The airlines have a choice: They can publish the full details of a fare breakdown if they so choose. They do not need permission from the government to do so. Instead of making that choice, however, they are working to hide the details of the full fare, removing information from display to the consumer. And they’re doing it under the guise of the word “transparency.” Most depressing is that they’ll probably succeed. Because they’ve got a lot of money and a lot of lobbyists. And the consumers have none.

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Seth Miller

I'm Seth, also known as the Wandering Aramean. I was bit by the travel bug 30 years ago and there's no sign of a cure. I fly ~200,000 miles annually; these are my stories. You can connect with me on Twitter, Facebook, and LinkedIn.


  1. Here’s another thought…

    If we allow the airlines to advertise without taxes included, it can only be government taxes. Eliminate the ability to “hide” surcharges (fuel) in the section currently labeled “taxes & fees.”

    Part of the reason the taxes are higher is that airlines are finding ways to move the cost of air travel out of the taxable portion and thus the government compensates by raising the taxes that support the infrastructure.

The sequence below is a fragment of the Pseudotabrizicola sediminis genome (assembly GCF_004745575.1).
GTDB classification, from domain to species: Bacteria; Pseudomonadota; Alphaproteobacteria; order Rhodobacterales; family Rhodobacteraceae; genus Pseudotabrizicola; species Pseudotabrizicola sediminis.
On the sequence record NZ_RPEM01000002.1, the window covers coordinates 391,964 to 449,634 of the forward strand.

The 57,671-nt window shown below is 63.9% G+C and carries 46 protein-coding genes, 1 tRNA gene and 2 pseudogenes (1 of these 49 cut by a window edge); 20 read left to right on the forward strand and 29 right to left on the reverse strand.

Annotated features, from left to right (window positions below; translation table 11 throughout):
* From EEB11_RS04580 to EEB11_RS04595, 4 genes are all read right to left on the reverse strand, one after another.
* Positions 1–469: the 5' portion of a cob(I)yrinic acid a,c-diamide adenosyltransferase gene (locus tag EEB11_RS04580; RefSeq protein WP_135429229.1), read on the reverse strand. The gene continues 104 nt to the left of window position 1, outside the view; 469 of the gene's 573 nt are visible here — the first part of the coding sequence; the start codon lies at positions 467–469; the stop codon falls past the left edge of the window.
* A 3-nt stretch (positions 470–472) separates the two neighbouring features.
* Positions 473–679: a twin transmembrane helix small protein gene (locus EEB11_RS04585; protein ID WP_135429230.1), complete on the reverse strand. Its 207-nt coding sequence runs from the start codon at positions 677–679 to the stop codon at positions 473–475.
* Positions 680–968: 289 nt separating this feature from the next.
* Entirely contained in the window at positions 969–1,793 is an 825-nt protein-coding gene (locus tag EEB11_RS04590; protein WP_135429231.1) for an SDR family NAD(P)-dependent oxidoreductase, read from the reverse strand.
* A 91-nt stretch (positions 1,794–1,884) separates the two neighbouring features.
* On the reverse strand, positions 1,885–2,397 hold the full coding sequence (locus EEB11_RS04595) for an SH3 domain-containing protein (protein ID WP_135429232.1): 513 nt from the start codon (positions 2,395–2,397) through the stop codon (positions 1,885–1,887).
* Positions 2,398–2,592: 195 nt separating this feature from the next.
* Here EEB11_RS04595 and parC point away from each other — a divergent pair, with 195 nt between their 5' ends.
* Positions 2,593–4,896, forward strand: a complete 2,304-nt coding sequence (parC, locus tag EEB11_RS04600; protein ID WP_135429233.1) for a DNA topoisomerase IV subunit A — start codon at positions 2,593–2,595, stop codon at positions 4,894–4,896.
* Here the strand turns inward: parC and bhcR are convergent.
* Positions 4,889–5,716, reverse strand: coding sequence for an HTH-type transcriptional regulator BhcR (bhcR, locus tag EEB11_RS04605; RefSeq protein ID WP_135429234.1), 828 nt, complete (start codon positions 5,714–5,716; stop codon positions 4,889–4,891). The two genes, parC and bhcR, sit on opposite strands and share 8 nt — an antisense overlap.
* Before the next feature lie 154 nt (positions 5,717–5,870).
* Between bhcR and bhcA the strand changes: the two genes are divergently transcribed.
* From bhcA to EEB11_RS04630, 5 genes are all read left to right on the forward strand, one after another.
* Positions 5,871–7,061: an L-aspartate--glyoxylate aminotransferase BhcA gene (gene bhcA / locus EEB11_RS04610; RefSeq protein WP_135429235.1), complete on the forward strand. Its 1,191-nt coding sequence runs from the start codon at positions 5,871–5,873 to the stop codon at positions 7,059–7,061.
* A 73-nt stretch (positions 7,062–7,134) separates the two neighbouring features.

1. Fuel surcharges are taxable by the feds and the airlines do pay taxes on that revenue. They break it out because it lets them exempt the fees from corporate discounts and such, not to avoid taxes.

      US, which shows the split on the fare results page, does include the YQ in the “taxes & fees” section. UA, which only shows the split on the next page, does not include the YQ in the “taxes & fees” breakdown. They do eventually included it as part of the “taxes, fees & surcharges” in the eTicket receipt they send via email.

      Basically it is all over the place. And that’s all the more reason to not allow the airlines to choose how to represent the data.

    2. @M2 – unless I’m misunderstanding or have missed something (quite possible), I am not reading that this bill would enable the airlines to hide the YQ portion of a fare from the initial display price. YQ is not a tax by government, but a “tax” by airlines. So if YQ is bundled with the base fare, as I understand, that combined price must still be shown, and is not something that can be “broken out as a separately-displayed line-item at the end of the booking process.” If I am wrong and someone can show otherwise, please let me know.

  2. I automatically make the assumption that a bill supported by the airline industry is bad news for consumers. It is a shame, and I agree that the “transparency” should be to have other travel service providers show the “full, true, all-inclusive price,” rather than have the airlines “dumb down” the price stratification. But you make a solid point in that the airlines are federally-regulated, so that is a crucial difference in the ability for DOT to mandate the current “full disclosure price.” So this bill was reported out of committee…as a stand-alone bill, it probably passes the GOP-led House. If part of an omnibus bill, it still probably passes the House. The question is, where does the Senate fall? And if it passes the Senate, is this truly deemed a veto-worthy bill by the White House?

  3. Agree this is bonkers. In Europe prices are advertised all-in – so much easier than having to manually add taxes to everything. They should be force to display the total price in advertising and then forced at checkout to split out government taxes from their own quasi-taxes!